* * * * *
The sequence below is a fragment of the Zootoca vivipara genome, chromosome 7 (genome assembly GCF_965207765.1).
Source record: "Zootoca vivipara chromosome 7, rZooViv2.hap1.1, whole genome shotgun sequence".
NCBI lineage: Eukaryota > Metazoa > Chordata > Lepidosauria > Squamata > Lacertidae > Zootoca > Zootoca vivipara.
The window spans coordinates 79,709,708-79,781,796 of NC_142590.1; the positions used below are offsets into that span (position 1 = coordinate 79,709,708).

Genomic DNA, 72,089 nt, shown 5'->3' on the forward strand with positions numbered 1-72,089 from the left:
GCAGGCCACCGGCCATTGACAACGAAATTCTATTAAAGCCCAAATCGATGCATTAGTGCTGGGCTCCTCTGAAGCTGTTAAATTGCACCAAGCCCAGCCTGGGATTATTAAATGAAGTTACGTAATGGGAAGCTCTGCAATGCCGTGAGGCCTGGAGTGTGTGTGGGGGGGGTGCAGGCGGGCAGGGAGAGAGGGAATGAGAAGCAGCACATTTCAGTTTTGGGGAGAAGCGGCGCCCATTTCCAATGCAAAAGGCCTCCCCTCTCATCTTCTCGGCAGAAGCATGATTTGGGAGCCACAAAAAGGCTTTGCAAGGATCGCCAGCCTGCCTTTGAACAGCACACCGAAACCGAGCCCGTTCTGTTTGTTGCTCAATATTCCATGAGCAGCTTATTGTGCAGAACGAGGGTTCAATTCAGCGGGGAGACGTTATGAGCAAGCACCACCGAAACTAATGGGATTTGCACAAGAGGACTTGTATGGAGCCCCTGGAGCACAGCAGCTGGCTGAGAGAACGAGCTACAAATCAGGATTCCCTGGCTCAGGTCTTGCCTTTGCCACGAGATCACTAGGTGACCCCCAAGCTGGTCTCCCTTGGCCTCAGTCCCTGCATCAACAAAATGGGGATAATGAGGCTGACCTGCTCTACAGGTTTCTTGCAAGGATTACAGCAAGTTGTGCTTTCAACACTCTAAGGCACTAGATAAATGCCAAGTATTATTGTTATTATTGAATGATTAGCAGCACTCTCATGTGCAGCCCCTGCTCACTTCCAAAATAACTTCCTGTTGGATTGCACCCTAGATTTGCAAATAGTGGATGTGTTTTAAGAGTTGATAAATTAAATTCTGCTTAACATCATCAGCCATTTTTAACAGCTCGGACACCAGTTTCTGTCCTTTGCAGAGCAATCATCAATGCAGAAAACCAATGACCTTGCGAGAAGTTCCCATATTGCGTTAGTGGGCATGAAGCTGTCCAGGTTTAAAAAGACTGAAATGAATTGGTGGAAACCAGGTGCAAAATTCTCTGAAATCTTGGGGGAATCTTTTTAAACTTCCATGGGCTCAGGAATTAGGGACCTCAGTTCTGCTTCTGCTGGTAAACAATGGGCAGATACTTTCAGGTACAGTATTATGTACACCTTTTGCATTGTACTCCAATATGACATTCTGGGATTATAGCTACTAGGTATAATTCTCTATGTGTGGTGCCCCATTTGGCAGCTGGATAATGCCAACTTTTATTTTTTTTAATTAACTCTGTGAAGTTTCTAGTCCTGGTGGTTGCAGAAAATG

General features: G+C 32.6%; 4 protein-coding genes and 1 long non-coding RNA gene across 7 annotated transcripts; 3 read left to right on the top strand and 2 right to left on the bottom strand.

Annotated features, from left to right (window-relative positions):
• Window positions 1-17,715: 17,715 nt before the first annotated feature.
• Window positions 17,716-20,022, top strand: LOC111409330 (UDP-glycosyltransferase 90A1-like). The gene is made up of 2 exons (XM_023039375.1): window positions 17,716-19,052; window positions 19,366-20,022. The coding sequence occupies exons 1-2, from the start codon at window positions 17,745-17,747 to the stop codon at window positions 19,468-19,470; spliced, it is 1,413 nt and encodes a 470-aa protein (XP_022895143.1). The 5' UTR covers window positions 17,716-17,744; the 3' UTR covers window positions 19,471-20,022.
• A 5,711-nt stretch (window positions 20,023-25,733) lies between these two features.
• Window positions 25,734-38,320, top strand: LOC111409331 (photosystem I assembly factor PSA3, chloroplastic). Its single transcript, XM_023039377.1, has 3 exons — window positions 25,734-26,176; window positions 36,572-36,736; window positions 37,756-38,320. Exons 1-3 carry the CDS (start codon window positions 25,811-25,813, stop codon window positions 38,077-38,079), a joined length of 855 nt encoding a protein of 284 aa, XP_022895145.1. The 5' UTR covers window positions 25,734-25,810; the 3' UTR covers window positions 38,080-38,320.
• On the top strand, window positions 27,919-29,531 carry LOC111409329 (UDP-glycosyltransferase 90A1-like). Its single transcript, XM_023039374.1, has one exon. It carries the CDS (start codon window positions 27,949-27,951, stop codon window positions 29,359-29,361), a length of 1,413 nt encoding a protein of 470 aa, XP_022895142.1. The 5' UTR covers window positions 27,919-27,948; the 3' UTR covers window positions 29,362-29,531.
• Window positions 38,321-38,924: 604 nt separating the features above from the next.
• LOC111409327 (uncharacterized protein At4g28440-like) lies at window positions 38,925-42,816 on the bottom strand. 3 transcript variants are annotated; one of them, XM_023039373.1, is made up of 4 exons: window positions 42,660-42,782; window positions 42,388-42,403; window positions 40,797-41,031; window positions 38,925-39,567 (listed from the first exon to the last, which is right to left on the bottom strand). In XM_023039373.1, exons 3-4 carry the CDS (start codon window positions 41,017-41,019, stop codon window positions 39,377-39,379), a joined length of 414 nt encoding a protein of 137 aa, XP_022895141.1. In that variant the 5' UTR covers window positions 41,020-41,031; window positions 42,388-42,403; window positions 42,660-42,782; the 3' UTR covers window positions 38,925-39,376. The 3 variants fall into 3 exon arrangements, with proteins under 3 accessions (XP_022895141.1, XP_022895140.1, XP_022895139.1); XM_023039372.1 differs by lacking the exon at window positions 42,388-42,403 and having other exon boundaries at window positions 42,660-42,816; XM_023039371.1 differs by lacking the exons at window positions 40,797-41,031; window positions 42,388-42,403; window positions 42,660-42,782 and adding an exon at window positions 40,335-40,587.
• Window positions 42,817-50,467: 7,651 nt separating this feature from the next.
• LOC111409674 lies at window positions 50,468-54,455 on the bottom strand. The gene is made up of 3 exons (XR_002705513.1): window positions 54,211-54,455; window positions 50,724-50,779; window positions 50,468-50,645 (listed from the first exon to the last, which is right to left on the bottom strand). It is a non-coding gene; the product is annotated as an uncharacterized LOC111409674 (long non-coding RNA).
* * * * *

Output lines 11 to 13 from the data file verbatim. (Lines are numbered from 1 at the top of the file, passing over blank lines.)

• A 5,711-nt stretch (window positions 20,023-25,733) lies between these two features.
• Window positions 25,734-38,320, top strand: LOC111409331 (photosystem I assembly factor PSA3, chloroplastic). Its single transcript, XM_023039377.1, has 3 exons — window positions 25,734-26,176; window positions 36,572-36,736; window positions 37,756-38,320. Exons 1-3 carry the CDS (start codon window positions 25,811-25,813, stop codon window positions 38,077-38,079), a joined length of 855 nt encoding a protein of 284 aa, XP_022895145.1. The 5' UTR covers window positions 25,734-25,810; the 3' UTR covers window positions 38,080-38,320.
• On the top strand, window positions 27,919-29,531 carry LOC111409329 (UDP-glycosyltransferase 90A1-like). Its single transcript, XM_023039374.1, has one exon. It carries the CDS (start codon window positions 27,949-27,951, stop codon window positions 29,359-29,361), a length of 1,413 nt encoding a protein of 470 aa, XP_022895142.1. The 5' UTR covers window positions 27,919-27,948; the 3' UTR covers window positions 29,362-29,531.